Rees-Dart tramp: my new favourite tramp ever


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Published: February 18th 2008
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Well, feeling a little nervous, jac and I embarked on this 'moderately demanding' 5 day tramp. Nervous because not only was it my longest and hardest tramp to date (average 6-8 hour days), it was also my first summer tramp, and me and heat and exercise dont normally have a particularly jolly time together.

(Please note, there are three pages of photos, little blue boxes at bottom/top of page)

Day 1 dawns: On a little trepidation
So we set out, the shuttle drove us past the set of the new Xmen movie thats being filmed in Glenorchy at the moment, or was when we were there, and dropped us off at the road-end. Actually not quite the road end, just some arbitrary point where the road didnt end. And we set off.
It was a beautiful day, beautiful scenery, we were walking up the Rees valley, getting ever closer to snow-topped peaks. We managed to stay in front of the crowd (which we later found out was a group from Auckland Uni tramping club, and who would keep us company at all the huts along the way). So that was nice, because lets face it, you go bush so you don't see anyone, so you don't really want to have loads of people in the middle of your isolated panorama view.
Just before lunch we got bogged down a little in the Rees valley. Actually it was just a little ankle-deep mush, but we found ourselved covered in new freckles (mud spatters). Man it would be a lot of fun to go through there after rain! It had basically not rained in a long time when we went, driving to Queenstown the fields were all brown all the way from Dunedin. So its basically as dry as it gets, and it was still muddy! Still, not a patch on my waist-deep puddle of muddle I fell into one valley over on the Greenstone.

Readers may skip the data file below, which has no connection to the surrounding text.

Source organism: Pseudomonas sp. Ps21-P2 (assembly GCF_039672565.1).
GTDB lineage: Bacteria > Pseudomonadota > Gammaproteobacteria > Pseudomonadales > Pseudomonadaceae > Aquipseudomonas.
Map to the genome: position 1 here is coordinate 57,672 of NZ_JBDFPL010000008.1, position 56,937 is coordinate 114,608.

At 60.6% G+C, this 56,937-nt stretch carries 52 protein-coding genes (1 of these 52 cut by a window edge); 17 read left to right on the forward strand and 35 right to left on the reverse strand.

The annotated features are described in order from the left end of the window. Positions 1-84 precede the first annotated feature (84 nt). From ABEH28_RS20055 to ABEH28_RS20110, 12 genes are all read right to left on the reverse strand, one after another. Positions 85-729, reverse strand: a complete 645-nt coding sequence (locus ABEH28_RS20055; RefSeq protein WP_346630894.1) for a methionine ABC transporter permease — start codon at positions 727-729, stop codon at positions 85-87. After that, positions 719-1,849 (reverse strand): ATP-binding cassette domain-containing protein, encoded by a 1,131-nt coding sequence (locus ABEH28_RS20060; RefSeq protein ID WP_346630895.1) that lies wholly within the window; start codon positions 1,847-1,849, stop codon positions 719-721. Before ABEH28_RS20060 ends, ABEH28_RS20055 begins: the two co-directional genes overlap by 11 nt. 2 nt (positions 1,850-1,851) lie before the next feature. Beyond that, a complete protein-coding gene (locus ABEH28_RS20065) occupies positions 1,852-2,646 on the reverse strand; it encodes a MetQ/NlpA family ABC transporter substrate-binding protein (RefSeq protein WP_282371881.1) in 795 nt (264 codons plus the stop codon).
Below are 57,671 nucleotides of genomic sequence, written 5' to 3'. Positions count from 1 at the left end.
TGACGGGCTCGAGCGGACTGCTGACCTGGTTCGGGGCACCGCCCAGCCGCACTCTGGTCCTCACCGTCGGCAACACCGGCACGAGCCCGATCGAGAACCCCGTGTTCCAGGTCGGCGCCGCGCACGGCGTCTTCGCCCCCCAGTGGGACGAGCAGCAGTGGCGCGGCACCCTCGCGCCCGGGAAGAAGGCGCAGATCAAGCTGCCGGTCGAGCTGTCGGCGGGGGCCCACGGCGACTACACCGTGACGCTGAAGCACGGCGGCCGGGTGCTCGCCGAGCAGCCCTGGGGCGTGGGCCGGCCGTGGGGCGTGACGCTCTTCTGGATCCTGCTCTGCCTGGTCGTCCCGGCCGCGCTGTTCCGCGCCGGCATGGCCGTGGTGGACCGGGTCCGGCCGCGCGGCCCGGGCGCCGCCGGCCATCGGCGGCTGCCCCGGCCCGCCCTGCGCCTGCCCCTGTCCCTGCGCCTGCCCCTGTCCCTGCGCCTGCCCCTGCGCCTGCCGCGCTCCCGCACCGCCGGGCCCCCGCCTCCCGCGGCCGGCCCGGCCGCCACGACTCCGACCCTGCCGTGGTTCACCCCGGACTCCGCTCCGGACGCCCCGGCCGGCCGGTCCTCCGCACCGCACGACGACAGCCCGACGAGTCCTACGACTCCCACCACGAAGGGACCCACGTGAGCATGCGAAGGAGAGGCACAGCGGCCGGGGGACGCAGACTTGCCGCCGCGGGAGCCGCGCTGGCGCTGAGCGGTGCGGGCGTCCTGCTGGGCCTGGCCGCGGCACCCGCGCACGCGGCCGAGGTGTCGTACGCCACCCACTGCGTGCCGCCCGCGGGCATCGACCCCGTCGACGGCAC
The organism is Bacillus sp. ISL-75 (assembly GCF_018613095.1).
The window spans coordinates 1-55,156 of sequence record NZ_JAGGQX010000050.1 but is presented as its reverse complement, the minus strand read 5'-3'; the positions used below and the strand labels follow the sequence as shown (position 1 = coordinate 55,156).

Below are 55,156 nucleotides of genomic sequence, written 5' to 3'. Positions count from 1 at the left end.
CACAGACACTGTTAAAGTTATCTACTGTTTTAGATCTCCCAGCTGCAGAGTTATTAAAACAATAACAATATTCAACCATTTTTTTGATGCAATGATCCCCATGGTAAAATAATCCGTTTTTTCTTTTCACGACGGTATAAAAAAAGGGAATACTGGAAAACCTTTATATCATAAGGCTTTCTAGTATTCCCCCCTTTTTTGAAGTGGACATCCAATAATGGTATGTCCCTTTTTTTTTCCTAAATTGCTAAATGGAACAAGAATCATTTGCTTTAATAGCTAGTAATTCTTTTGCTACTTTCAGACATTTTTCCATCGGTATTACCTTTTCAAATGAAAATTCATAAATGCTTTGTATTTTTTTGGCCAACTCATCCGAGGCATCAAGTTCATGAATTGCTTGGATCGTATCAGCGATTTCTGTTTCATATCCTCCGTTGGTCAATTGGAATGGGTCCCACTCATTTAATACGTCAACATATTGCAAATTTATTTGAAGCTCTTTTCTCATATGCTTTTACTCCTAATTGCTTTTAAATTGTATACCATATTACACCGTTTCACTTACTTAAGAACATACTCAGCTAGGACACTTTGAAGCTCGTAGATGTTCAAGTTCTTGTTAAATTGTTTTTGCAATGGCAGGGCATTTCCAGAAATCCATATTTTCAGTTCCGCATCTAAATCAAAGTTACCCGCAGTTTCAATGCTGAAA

After lunch (dang sandflies lunched on us, we lunched on lunch), it got pretty darn hot, but luckily we were into the bush pretty soon, which marks the edge of Mt Aspiring National Park. At this point we both ran out of water, which I was quite shocked at, I'd gone through a whole 2L bag! (This is unheard of in winter tramps, I normally only half fill it and theres still some left over at the end of the day) But there was plenty around.
So, getting false hope from Jac's lonely planet guide, we thought we were pretty much done for the day. A wee climb through the bush, across a couple of gullies, and then you're there at the first night's resting place. It was pretty cool actually, the gullies were awesome. And we were actually pretty much there, except that we were expecting to see a campsite just before the hut, and we never saw it, so we kept thinking we were miles away, until suddenly we saw the swingbridge just outside Shelter Rock Hut, with great whoops of joy and relief. A quick dip in the glacier-melt-can't beleive-its-not-still-frozen-its-so-cold-it-must-only-not-be-frozen-because-its-moving-river, and a cup-a-soup later, we were very happy trampers. We also managed the day in 5 1/2 hours (including quite numerous stops), and so for a '6-8 hour day' this was very encouraging.

Day 2 dawns: On a dark but at the same time light day
So weird to be in a valley, where the valley walls are quite close, so you can see that the day has dawned at the top of the walls, but its still pretty dark at the bottom.
This was a pretty cool day. We followed the Rees river upstream, sidling along one valley wall through low scrub. Kinda like a native rock-garden, awesome. Also, loads of cairns, which I haven't come across before, so that was exciting.